According to an exclusive ABC News report, Leandro Aragoncillo, who was apparently spying for the Philippines, “worked undetected at the White House for almost three years” (emphasis added). Both the FBI and the CIA—not to mention former White House counter-terrorism expert Richard Clark—say it’s the first case of a spy penetrating the inner sanctum of the president that they know about.
The operative phrase here is, “that they know about.” The problem with that explanation is that the only spies we tend to “know about” are the unsuccessful ones. Who knows what successful spies there have been—or are now—in the White House. For example, I have it on deep, deep double-secret background from a trusted source who I’ll call “Scooter” (or should that be “Libby”?—wait…oh, crap!) that Karl Rove is working for the Death Eaters. Or was that Focus on the Family? I can never keep them straight.
One official summed up his feelings thuswise: “Of course, it is a source of embarrassment when you find out that this kind of activity has been carried out literally right under your nose.” True, but the “embarrassment” angle tends to understate matters a smidge by downplaying the “horrendous danger to national security” angle.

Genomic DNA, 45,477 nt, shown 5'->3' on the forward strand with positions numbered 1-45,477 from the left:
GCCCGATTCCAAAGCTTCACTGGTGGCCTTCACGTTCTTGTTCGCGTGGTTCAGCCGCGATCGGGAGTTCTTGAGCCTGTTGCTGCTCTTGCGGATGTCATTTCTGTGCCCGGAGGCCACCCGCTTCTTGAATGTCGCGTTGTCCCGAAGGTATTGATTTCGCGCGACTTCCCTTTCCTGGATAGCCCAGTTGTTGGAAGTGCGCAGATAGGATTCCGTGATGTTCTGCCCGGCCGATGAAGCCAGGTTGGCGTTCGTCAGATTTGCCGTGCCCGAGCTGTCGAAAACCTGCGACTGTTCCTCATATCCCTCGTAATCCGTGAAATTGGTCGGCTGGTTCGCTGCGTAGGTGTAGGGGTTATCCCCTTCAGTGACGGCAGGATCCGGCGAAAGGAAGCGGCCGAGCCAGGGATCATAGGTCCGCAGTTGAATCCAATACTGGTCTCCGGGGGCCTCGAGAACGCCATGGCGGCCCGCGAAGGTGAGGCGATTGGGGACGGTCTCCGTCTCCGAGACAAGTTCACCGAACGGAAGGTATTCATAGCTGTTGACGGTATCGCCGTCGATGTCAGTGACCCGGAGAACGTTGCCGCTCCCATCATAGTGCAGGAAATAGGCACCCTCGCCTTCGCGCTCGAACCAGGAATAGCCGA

But, to anyone paying even a modest amount of attention to the state of the American intelligence community, this should come as no surprise whatsoever. Once again, the clowns in Washington who are “protecting” the nation—and remember, this cuts across party lines because Aragoncillo worked for both Gore and Cheney—have fallen dreadfully short of the task, incapable of protecting even the Oval Office. (Granted, it is oval, so you can’t exactly station sentries in the corners, but still….)
So, if the government wants to find Osama bin Laden, why don’t they have a look in the West Wing basement? After all, Oliver North was able to run an arms smuggling ring and a secret war from down there for years without anyone noticing. Of course, he’s the only person who’s ever done that—that we know about.
Originally published as Fox in Dubya’s Hen HousePowered by Sidelines